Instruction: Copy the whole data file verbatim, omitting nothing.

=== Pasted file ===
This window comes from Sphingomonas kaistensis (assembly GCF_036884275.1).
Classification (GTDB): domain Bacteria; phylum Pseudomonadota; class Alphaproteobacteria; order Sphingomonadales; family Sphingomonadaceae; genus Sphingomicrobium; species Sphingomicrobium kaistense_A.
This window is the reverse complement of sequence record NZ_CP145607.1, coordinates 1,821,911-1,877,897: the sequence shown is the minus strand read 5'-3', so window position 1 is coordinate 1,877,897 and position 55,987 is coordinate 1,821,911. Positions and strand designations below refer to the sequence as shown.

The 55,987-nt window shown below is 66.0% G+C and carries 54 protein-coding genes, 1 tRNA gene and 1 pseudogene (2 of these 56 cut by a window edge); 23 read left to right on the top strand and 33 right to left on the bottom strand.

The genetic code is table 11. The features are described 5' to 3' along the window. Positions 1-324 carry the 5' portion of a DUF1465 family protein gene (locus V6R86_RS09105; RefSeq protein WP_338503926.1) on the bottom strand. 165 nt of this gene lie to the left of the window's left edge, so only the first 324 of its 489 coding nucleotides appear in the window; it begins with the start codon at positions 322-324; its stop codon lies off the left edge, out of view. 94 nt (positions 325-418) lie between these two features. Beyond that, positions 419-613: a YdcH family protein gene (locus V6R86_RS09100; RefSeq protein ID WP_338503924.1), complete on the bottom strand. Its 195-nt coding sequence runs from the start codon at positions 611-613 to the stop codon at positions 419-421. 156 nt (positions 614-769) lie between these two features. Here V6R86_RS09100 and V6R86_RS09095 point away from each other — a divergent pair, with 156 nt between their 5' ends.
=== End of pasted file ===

This window comes from Sphingomonas kaistensis (assembly GCF_036884275.1).
Classification (GTDB): domain Bacteria; phylum Pseudomonadota; class Alphaproteobacteria; order Sphingomonadales; family Sphingomonadaceae; genus Sphingomicrobium; species Sphingomicrobium kaistense_A.
This window is the reverse complement of sequence record NZ_CP145607.1, coordinates 1,821,911-1,877,897: the sequence shown is the minus strand read 5'-3', so window position 1 is coordinate 1,877,897 and position 55,987 is coordinate 1,821,911. Positions and strand designations below refer to the sequence as shown.

The 55,987-nt window shown below is 66.0% G+C and carries 54 protein-coding genes, 1 tRNA gene and 1 pseudogene (2 of these 56 cut by a window edge); 23 read left to right on the top strand and 33 right to left on the bottom strand.

The genetic code is table 11. The features are described 5' to 3' along the window. Positions 1-324 carry the 5' portion of a DUF1465 family protein gene (locus V6R86_RS09105; RefSeq protein WP_338503926.1) on the bottom strand. 165 nt of this gene lie to the left of the window's left edge, so only the first 324 of its 489 coding nucleotides appear in the window; it begins with the start codon at positions 322-324; its stop codon lies off the left edge, out of view. 94 nt (positions 325-418) lie between these two features. Beyond that, positions 419-613: a YdcH family protein gene (locus V6R86_RS09100; RefSeq protein ID WP_338503924.1), complete on the bottom strand. Its 195-nt coding sequence runs from the start codon at positions 611-613 to the stop codon at positions 419-421. 156 nt (positions 614-769) lie between these two features. Here V6R86_RS09100 and V6R86_RS09095 point away from each other — a divergent pair, with 156 nt between their 5' ends.